May 14, 2007Two questions I am frequently asked regard how far RFID has advanced in apparel and footwear, and when it will really explode. I have always maintained that item-level RFID will move only as far as retailers choose to take it. Today, my opinion remains unchanged.
Britain's Marks & Spencer continues to march forward with item-level RFID. The company is tagging a range of garments—from suits at the high end to jeans and intimates on the low end. Garments costing under $15 now bear tags, and this floor continues to drop steadily. I estimate their overseas suppliers have now applied paper RFID hangtags to more than 60 million garments, and I expect them to eclipse the 100 million mark sometime in 2007. By that time, Marks & Spencer will be using RFID to manage inventory in 120 stores, representing virtually all of its apparel business.
These impressive statistics obscure one important fact: Here we have a major retailer extending item-level RFID to dozens of its overseas suppliers, yet most of the leading American vertically integrated specialty retailers decline even to attend educational sessions where end users share advice about how best to deploy RFID. If this were a locomotive, I'd say there was a lot of room between the engine and the caboose.
Although seldom reported publicly, item-level deployments are consistently generating sales lifts of 10 percent and higher—in certain cases, topping 20 percent. These gains will only rise as retailers extend their proficiency with these inventory management tools and begin tapping into a broader range of retail RFID applications, including "magic" mirrors and other customer-facing selling tools (see Magicmirror Could Assist Retail Customers).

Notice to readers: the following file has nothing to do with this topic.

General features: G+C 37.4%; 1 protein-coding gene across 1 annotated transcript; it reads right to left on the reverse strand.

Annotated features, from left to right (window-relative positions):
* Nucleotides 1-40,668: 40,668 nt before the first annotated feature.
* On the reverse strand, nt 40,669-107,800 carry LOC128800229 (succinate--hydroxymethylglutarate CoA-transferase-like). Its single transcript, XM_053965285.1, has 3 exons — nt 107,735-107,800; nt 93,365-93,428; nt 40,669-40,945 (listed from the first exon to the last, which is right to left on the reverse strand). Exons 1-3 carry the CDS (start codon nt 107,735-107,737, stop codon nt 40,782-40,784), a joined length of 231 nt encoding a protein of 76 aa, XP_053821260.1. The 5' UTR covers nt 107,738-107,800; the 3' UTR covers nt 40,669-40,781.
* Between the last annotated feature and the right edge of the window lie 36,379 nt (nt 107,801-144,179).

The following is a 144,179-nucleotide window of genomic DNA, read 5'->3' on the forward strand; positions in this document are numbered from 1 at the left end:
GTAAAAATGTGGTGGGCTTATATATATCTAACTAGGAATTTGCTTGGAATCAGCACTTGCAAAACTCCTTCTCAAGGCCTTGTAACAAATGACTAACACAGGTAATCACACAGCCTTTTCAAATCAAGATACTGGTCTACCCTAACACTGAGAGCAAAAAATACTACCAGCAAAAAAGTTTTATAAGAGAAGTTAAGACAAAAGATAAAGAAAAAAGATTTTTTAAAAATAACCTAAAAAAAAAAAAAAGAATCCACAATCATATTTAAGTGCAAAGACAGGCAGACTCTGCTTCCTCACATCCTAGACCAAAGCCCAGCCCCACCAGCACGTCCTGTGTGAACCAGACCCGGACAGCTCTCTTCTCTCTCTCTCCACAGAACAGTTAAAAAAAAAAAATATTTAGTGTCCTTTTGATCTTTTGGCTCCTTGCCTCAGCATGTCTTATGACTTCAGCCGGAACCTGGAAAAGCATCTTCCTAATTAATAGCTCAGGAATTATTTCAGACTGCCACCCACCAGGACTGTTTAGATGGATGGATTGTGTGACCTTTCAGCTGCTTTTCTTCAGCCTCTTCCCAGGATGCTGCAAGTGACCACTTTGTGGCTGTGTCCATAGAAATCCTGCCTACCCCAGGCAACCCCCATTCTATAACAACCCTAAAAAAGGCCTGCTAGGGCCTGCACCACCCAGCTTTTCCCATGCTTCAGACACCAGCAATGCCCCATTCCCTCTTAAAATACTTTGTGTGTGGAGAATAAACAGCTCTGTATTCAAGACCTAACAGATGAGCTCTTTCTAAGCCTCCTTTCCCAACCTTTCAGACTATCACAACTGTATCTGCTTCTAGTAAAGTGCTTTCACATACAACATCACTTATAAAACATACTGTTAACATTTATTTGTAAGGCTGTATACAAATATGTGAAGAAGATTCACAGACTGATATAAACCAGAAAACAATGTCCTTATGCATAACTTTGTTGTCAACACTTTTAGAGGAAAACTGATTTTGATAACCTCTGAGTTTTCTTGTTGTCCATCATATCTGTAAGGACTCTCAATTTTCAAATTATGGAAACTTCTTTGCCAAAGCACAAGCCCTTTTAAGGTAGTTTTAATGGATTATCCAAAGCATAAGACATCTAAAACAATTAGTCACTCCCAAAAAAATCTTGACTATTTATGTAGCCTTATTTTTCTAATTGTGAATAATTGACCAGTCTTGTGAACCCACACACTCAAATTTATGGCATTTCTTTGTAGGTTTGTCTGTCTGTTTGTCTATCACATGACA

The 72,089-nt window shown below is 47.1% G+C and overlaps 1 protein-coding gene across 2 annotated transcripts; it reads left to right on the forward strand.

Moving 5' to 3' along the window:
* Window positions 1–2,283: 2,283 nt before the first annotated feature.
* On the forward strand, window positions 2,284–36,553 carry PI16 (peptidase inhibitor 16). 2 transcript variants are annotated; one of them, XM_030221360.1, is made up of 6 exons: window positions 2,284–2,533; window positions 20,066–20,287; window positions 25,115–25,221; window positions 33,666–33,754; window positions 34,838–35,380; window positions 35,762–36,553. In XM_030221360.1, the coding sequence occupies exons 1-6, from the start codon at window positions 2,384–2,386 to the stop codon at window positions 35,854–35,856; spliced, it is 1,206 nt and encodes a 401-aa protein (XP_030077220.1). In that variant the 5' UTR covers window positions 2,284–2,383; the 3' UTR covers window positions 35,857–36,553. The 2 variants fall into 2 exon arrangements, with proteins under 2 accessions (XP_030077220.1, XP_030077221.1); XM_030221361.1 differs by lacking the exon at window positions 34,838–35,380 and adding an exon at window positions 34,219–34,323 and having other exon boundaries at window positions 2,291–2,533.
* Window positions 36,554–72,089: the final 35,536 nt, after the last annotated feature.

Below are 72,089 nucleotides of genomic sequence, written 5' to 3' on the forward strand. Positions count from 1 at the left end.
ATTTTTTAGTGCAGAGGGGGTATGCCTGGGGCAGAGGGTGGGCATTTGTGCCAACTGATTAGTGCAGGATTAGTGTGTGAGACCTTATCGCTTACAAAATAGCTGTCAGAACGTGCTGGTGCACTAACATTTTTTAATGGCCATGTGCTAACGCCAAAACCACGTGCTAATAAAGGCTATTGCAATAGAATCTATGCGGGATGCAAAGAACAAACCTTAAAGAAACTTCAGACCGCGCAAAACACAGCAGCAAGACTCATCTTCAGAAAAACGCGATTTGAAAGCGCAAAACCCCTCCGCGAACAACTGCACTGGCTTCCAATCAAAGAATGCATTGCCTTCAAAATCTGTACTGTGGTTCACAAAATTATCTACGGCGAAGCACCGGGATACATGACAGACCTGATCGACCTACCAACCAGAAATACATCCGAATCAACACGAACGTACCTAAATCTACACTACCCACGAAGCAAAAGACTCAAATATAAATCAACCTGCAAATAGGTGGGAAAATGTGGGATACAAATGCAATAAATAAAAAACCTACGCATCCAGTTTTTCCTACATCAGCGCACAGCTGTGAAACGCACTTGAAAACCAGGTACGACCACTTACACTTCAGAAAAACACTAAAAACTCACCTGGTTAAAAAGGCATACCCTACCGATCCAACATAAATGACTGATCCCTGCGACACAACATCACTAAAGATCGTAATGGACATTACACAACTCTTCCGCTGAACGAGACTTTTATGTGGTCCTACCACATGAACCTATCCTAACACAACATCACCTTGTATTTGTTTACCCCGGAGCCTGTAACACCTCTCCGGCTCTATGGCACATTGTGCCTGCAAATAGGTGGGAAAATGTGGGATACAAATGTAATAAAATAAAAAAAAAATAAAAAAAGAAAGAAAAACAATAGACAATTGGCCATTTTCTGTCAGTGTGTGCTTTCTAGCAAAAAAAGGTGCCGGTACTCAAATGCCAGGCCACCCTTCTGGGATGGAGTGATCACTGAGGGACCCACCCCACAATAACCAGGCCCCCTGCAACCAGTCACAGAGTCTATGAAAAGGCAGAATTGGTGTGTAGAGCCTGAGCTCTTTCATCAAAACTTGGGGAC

What, then, does Marks & Spencer know that the majority of retailers and Wall Street soft-goods analysts do not? Better yet, how much sales lift do the skeptics need to see and believe before they're willing to give RFID its due? I'd wager that when Marks & Spencer pays to have its $15 brassieres tagged, it does so in the belief that this will be a moneymaking proposition.
So what should retailers of apparel and footwear do? To begin with, plan on sending representatives to this August's RFID Journal—AAFA Apparel & Footwear Summit. Do not simply send people from your IT department—professionals from store operations, supply chain, operations, global sourcing and loss prevention should also attend.
A cross-functional team should be assembled well in advance of the conference, with a clear mandate to actively investigate. Begin digesting the case-study data, not only from apparel and footwear but also other retail sectors. RFID industry insiders can direct you to the most relevant information. Focus on item-level deployments, since this is where your payoff will be quickest and greatest. Then schedule site walks at one or more of your stores or DCs with a trusted consultant or vendor. By the time the Apparel & Footwear Summit rolls around, your team should already be thinking about where and how they would deploy RFID, not simply whether or not to deploy it.
Marshall Kay is the North American RFID practice leader at global management consulting firm Kurt Salmon Associates.